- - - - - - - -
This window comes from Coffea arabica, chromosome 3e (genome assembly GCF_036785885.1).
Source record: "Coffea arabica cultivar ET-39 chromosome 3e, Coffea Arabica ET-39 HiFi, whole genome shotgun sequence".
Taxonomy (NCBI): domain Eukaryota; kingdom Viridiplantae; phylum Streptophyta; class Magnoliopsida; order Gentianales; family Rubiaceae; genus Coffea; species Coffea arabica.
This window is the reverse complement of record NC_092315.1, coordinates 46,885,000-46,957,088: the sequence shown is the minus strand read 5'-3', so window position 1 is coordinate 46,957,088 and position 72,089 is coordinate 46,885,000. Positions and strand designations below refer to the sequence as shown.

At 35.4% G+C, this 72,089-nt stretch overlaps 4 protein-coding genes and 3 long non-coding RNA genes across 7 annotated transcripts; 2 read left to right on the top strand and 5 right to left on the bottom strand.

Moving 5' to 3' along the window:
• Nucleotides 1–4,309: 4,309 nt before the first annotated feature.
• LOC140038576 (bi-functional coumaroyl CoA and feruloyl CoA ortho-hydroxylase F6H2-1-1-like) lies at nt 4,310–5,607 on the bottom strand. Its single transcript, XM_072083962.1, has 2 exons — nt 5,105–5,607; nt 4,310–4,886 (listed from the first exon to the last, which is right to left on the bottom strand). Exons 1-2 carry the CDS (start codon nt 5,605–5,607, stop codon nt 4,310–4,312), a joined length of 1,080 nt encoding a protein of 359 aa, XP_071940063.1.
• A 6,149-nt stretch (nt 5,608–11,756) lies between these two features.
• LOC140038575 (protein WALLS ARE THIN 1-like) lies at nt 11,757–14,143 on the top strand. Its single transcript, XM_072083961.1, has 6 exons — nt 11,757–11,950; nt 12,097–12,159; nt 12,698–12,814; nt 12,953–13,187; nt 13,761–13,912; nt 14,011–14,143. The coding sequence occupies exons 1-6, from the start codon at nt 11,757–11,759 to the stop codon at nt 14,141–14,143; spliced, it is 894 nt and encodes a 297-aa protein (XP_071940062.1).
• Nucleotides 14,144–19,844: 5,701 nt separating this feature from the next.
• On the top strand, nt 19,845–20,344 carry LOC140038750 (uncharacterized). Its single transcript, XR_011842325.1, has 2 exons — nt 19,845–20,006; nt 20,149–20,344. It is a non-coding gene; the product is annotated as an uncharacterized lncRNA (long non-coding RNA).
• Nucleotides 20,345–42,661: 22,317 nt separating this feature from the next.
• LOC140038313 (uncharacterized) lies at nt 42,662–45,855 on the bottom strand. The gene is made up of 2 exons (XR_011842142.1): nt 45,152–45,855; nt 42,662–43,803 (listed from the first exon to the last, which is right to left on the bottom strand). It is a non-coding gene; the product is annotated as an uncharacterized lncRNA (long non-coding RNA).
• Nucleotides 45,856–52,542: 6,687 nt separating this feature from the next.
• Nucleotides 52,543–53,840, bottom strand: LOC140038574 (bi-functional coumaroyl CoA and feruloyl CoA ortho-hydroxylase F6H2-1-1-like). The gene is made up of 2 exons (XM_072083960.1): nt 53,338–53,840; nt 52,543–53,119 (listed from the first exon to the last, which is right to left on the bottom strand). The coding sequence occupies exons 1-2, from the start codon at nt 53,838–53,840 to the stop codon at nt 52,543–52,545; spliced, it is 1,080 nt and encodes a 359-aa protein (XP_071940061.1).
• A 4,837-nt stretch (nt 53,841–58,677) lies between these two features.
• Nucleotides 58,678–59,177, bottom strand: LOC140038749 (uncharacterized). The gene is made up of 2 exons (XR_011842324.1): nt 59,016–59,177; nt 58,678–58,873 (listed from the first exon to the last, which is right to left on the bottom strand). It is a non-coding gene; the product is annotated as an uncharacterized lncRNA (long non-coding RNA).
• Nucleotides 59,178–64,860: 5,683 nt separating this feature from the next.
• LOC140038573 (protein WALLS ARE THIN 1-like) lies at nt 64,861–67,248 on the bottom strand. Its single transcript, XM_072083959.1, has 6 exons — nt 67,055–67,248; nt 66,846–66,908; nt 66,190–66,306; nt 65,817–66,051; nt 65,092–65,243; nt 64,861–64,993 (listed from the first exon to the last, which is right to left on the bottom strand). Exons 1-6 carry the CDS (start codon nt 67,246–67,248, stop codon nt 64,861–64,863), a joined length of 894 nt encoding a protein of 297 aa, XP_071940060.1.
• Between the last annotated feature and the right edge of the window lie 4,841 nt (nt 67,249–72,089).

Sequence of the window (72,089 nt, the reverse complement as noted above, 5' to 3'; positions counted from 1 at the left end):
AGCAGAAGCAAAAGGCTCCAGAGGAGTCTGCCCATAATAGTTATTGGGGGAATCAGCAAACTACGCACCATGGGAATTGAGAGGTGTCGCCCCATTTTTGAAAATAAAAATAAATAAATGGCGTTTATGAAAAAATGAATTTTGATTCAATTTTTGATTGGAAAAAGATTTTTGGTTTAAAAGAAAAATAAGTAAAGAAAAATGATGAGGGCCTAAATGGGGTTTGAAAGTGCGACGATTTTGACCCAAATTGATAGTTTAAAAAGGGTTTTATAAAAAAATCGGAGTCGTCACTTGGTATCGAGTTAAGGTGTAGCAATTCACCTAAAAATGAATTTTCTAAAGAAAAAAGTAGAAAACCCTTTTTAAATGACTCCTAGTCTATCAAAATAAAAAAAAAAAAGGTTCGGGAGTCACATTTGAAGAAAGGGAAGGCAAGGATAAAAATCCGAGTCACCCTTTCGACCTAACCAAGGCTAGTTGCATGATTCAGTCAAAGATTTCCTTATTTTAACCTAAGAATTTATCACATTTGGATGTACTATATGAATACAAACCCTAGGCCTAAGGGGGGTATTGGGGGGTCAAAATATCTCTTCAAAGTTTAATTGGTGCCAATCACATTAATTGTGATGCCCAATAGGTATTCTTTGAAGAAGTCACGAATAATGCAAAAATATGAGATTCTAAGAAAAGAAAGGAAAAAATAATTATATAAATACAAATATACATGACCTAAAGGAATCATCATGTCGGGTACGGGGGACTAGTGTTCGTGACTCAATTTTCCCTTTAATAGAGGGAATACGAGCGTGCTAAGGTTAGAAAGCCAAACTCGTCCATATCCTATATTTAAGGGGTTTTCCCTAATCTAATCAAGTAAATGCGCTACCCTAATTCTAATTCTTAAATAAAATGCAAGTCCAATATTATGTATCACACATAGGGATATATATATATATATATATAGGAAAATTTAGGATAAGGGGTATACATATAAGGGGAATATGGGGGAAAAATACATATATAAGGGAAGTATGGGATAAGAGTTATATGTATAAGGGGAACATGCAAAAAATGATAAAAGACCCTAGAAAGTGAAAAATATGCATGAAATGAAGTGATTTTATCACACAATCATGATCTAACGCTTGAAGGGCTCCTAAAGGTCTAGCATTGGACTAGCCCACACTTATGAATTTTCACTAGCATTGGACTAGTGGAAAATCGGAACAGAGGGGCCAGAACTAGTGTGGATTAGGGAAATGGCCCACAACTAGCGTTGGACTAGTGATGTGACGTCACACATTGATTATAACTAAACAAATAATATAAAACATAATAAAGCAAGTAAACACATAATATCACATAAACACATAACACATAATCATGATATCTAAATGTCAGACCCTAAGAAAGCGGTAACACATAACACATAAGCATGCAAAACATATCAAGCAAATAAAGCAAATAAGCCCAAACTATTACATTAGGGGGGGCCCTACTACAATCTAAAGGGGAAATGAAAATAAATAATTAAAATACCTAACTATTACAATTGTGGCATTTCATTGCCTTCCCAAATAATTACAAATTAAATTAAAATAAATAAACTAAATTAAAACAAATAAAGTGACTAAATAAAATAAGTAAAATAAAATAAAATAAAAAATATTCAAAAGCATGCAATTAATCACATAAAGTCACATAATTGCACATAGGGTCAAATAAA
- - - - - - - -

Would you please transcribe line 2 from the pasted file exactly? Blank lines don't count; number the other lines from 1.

Source record: "Coffea arabica cultivar ET-39 chromosome 3e, Coffea Arabica ET-39 HiFi, whole genome shotgun sequence".